The change began two years ago with an offhand remark from her husband, Joe Dyess.
“He told a broiler grower in Wayne County we wouldn’t mind building pullet houses because we wanted to diversify our farm,” she said. “We didn’t think any more about it, and then the next day a poultry processor called and offered us a contract. A banker came the next day, and everything fell into place.”
Lanette Crocker, coordinator for the MSU Extension Service in Wayne County, said Teresa Dyess’ adaptability has helped her maintain success through the farm’s transition.
Rehoboth Farms will host the upcoming Alliance of Sustainable Farms field day Oct. 20 in Pelahatchie.
Topics include beekeeping, home canning, and expanding markets and sales opportunities. Attendees also will tour the family-owned farm where the owners grow and sell fresh produce and eggs, along with canned fruits, preserves, sauces and seasonings. The farm includes spaces that can serve as a venue for weddings, meetings and other large gatherings.
Wouldn’t it be nice if entering a Mississippi State University classroom solved every midlife crisis?
At age 52, Sylvia Clark found herself at a crossroad as she reflected on her life as a small business owner and caregiver for her family. Reared on a Webster County farm, Clark married shortly after earning an associate’s degree and settled into her role as the wife of a Vardaman sweet potato farmer. Eventually, their children were grown and their parents no longer needed her care. With the support of her family, Clark enrolled at MSU in 2006 to finish her formal education in agriculture and extension education.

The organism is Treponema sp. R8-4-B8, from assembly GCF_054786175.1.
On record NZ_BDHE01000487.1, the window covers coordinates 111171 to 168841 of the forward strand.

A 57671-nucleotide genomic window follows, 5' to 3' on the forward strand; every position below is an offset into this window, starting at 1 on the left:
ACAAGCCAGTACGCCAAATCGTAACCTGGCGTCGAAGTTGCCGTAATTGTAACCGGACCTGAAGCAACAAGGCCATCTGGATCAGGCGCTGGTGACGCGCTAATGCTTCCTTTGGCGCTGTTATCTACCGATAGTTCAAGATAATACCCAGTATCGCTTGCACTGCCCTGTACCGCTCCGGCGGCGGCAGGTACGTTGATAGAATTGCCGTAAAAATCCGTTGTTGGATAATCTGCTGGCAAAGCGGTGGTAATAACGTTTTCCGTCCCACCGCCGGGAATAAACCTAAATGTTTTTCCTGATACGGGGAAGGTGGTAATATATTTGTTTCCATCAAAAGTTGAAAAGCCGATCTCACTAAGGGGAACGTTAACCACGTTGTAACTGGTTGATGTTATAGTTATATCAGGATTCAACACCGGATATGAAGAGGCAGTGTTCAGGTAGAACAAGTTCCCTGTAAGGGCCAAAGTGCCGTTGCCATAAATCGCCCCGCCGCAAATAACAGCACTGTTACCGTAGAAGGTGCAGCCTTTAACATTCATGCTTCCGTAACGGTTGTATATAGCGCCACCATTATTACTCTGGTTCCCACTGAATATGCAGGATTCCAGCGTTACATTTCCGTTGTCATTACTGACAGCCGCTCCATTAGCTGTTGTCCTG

CARROLLTON, Miss. -- Producers interested in growing fruit trees can learn about tree grafting and varieties during a Sept. 15 field day.
Southern Cultured Orchards and Nursery in Carrollton will host the Alliance of Sustainable Farms event. Attendees will see a grafting demonstration, learn about varieties that grow well in Mississippi and tour the farm’s orchard.
The field day is free, but preregistration is required. Onsite check-in begins at 10 a.m. The program begins at 10:30 a.m. and ends at 2:30 p.m. The field day begins at Stephenson’s Bluff, located at 1012 College St. in Carrollton.
PICAYUNE, Miss. -- What was once a Grade A dairy farm for more than 20 years now serves as the flower farm owned by Terri Doyle and her husband, Dave.
Located on the Mississippi Gulf Coast, Coastal Ridge Farm offers fresh bouquets that can be found at Rouse's Markets in the New Orleans area and on the coast from May to November.
"The dairy industry had been getting tougher every year for small dairies," Terri Doyle explained. "When Hurricane Katrina hit and destroyed a lot of our property, Dave and I decided it was time to close the dairy."
By Jessica Smith
MSU Extension Service
STARKVILLE, Miss. -- A climate-smart agriculture program at Mississippi State University helped train international agricultural leaders to achieve the global priority of maintaining safe, reliable food supplies.